· Co-founder of the Women’s Era Club, which focused on the anti-lynching movement, women’s suffrage, and opportunities in education and employment; this organization published “The Woman’s Era,” the first periodical published by Black women
· Member of the Committee of Forty which organized the founding of the NAACP, and later a member of the board of the Boston branch of the NAACP
· President of the League of Women for Community Service of Roxbury/Boston, which was initially founded to provide comfort and support to returning soldiers and bereaved widows during World War I; it later shifted toward providing educational and social services to the local community
· Member of several white-dominated organizations as well
Baldwin opened her home to Black intellectuals and activists, providing them with a safe space to share and be together. She led a literary group for Black Harvard students, including W.E.B. DuBois, who described her in the following way: “Miss Baldwin, thus without doubt, occupies the most distinguished position achieved by a person of Negro descent in the teaching world of America, outside cities where there are segregated schools.”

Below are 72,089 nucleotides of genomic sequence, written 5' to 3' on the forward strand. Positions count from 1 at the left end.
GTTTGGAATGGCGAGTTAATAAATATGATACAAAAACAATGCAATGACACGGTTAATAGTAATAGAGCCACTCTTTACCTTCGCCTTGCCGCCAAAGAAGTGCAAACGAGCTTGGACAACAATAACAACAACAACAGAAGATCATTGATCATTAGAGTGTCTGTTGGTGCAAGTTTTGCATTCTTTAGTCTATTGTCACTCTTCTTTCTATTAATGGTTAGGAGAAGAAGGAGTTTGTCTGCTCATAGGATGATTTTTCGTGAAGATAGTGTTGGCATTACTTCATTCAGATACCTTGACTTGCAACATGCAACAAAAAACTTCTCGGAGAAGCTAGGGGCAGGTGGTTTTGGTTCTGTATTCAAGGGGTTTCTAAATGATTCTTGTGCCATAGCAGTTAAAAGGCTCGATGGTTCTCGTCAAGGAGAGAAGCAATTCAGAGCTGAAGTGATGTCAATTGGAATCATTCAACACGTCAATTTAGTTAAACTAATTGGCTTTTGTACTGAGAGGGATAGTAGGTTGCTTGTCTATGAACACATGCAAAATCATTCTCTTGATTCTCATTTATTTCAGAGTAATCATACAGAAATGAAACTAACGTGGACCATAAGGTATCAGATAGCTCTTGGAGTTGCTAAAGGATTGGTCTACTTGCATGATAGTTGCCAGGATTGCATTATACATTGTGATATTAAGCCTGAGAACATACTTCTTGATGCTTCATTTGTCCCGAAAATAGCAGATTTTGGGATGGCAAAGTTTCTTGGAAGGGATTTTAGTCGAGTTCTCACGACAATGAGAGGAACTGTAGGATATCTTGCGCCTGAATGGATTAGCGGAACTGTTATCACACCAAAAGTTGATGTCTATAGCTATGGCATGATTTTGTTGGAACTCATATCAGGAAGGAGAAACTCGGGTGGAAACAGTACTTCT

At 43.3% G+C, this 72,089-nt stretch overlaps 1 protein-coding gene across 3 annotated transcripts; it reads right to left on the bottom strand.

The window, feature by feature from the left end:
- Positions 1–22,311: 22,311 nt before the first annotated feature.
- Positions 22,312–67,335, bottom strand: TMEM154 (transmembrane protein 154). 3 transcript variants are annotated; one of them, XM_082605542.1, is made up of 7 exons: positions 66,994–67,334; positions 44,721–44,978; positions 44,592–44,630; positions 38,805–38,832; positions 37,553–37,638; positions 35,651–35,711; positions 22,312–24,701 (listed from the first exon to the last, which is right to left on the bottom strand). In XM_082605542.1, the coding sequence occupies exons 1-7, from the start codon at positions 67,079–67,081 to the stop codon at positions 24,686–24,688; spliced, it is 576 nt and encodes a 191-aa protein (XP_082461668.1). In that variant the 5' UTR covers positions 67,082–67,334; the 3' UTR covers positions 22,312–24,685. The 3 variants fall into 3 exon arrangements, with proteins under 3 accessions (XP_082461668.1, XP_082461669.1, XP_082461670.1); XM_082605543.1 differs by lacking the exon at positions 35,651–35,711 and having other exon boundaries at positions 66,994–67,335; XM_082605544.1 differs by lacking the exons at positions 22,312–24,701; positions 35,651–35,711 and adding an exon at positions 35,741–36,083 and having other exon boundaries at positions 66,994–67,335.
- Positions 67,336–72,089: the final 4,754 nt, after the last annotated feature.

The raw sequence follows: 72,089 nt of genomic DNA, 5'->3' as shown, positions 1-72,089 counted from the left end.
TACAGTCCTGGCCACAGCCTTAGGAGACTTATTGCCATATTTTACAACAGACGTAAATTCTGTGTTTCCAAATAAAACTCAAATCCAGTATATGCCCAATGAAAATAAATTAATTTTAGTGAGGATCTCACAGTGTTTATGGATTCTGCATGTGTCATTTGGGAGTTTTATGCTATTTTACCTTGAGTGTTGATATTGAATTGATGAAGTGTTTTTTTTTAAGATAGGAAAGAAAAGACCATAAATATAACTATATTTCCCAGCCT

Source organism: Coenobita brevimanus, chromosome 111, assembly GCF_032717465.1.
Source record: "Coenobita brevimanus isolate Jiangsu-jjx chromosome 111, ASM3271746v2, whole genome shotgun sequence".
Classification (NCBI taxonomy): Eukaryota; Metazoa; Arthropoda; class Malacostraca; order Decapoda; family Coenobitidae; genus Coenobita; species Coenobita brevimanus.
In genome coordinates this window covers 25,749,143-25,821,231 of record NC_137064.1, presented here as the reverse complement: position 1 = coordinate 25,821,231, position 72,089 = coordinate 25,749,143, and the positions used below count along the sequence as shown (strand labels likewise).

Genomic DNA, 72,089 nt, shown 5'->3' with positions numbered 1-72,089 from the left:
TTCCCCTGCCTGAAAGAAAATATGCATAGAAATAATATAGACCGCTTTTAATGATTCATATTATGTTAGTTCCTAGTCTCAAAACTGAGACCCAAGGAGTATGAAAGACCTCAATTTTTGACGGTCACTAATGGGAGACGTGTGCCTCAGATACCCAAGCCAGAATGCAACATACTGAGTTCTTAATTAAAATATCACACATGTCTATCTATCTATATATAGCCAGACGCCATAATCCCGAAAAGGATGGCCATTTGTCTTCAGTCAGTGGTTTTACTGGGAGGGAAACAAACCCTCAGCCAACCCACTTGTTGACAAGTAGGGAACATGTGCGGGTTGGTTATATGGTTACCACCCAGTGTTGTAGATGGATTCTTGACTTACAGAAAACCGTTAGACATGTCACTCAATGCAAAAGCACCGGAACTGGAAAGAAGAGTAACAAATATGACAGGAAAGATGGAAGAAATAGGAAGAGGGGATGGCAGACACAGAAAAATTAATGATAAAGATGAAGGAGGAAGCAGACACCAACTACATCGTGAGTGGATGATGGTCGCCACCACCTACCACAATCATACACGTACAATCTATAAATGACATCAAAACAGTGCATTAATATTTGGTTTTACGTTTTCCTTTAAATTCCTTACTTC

Rev. Egbert Ethelred Brown (1875-1956) was born in Jamaica. He was gifted in mathematics and became an accountant through the Civil Service of Jamaica. He did this work for over ten years during which time he married and started a family.